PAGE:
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Red Maranta Prayer Plant Care- GIY Plants

Close up of a Red Maranta Prayer Plant in white pot

The Red Maranta Prayer Plant (Maranta leuconeura var. erythroneura), also known as the Red Herringbone Plant, is a rare plant with broad, oval green leaves marked with raised, deep red veins arranged in a feather-like pattern.

The plant’s botanical name, Maranta, comes from Bartolomeo Maranta, a 16th century Italian botanist. Its colloquial name, Prayer Plant, comes from the movement of its leaves, which lay flat during the day (to absorb more sunlight) and become erect at night, giving the leaves the appearance of hands locked in prayer.

For some great videos, search on YouTube or use a time-lapse camera to capture for yourself the plant’s “dancing” and rustling noise in the morning as the leaves come down from prayer.

Red Maranta Prayer Plant Care

Native to the tropical rainforests of Brazil, these plants make great show plants and are among the easiest to care for among the Arrowroot (Marantaceae) family of plants.

In ideal conditions, the Red-veined Maranta plant can grow up to 6-12 inches (15-30 cm) tall, spreading up to 16 inches (40cm) across the floor or below the rainforest canopy.

Not too needy when it comes to light, these plants make great indoor statement pieces and are perfect for the beginner gardener.


Plant in a well-draining and chunky soil mixture with minerals such as perlite or pumice for drainage. A peat-rich potting mix also works well.


Allow the soil to dry out 1-3 inches down between waterings. Once every 1-2 weeks in summer or once a month in winter.


The Red Prayer Plant grows best pulled back from all window light. Medium, indirect sunlight is ideal.

Humidity & Temperature

The Red Prayer Plant prefers humid locations similar to their native tropical rainforest habitats (50%+ humidity). Higher humidities will encourage greater growth.

Normal room temperature is suitable. Avoid cold drafts, cold windows, and temperatures below 60°F (15°C).


Use standard liquid fertilizer once every two weeks during spring, summer, and autumn for optimal growth. In the winter, fertilize once every month. Brown leaves are signs of over fertilization.


These plants grow in clumps, so they can be propagated by dividing the plant into two halves and then placing each half into separate pots.

Water propagation via cuttings is also common. To do so, cut the stem below the node (bump where leaves form) and place it in a glass of distilled water near sunlight, changing the water daily, until 1-2 inches of root emerges. Transplant the new plant to new potting soil.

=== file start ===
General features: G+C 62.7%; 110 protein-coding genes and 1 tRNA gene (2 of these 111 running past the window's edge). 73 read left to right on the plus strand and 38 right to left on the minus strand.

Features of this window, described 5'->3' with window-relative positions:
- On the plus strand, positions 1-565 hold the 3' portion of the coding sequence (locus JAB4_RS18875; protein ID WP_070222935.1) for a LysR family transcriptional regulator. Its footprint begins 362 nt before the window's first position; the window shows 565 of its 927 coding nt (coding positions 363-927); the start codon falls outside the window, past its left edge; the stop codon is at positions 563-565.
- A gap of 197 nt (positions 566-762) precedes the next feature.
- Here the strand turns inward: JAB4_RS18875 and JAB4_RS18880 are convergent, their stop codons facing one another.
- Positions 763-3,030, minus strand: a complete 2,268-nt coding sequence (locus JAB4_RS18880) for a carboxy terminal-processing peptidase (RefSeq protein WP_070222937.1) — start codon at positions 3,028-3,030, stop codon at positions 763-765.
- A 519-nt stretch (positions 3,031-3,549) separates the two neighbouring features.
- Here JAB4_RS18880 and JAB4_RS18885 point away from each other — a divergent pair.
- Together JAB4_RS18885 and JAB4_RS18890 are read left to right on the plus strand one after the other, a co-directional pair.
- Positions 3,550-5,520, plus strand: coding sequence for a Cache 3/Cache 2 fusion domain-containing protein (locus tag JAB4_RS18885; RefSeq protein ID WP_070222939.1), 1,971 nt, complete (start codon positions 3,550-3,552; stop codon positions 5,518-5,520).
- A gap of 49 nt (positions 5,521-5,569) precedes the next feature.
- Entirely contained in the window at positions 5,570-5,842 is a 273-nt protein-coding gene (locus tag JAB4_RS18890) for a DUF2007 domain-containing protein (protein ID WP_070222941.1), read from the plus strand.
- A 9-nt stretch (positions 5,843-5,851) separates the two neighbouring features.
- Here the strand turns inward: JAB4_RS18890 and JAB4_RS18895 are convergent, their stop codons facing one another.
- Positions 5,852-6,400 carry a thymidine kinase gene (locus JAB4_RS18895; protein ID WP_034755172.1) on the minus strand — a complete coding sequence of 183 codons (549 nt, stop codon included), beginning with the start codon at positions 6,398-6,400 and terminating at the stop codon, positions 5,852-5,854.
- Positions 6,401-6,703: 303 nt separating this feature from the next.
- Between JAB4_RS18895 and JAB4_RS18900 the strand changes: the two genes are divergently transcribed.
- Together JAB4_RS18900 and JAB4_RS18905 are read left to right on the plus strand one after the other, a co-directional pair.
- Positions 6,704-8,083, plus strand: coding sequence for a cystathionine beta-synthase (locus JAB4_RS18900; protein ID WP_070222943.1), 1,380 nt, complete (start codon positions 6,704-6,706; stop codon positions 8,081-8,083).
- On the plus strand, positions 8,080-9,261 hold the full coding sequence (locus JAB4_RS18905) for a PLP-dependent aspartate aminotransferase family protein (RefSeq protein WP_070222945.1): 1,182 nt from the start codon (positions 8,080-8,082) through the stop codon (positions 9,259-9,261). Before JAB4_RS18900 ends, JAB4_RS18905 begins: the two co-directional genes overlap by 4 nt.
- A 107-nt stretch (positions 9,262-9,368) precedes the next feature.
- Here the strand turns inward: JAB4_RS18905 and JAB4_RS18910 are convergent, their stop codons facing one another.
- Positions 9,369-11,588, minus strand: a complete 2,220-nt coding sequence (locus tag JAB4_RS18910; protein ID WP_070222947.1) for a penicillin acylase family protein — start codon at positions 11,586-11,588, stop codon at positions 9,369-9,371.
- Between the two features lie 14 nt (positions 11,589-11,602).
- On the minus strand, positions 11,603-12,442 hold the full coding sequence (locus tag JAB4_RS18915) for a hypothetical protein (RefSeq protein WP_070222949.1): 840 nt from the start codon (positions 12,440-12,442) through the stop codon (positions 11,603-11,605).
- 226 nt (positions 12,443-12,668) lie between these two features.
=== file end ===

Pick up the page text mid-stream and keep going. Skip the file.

Diseases & Pests

Prayer Plants can attract the standard mealybug, gnats, aphid, or spider mites. Treat infestations with plant insecticide or natural neem oil.

The high humidity these plants require may also attract fungus, which may cause leaves to wilt and turn yellow. Avoid waterlogged soil, let water drain well, and use a fungicide if you spot powdery white splotches or black spots.


The red veins on the leaves may mislead you into thinking they are poisonous, but Red Prayer plants are non-toxic to both pets and humans.

Red Maranta Prayer Plant meaning

Because of their leaf movements resembling hands raised in prayer, these plants can mean thankfulness, gratitude, or optimism. 1-800 Flowers selected them as plant of the year in 2021 to reflect the optimism and joy ahead as the world emerges from a pandemic.

Red Prayer Plant flower

The Red Prayer Plant’s flowers aren’t as showy as their foliage. Tiny white flowers with purple spots may bloom in the summer, often in pairs.

Although flowering means happy plants, they redirect energy away from leaf production. If you prefer foliage over the insignificant flowers, pinch back any new flower spikes as they appear.

Red Maranta Prayer Plant leaves turning yellow?

Overwatering may cause these plants to appear sickly with yellow splotches. If the soil is still moist, avoid watering. Extreme cold or hot temperatures, and lack of humidity will also cause injury to leaves, causing them to brown or turn yellow at the edges.

In rare cases, a nutritional deficiency in iron (caused by acidic soil) will result in yellowing leaves and slower growth. It will often affect younger leaves first. A plant iron supplement should aid recovery.

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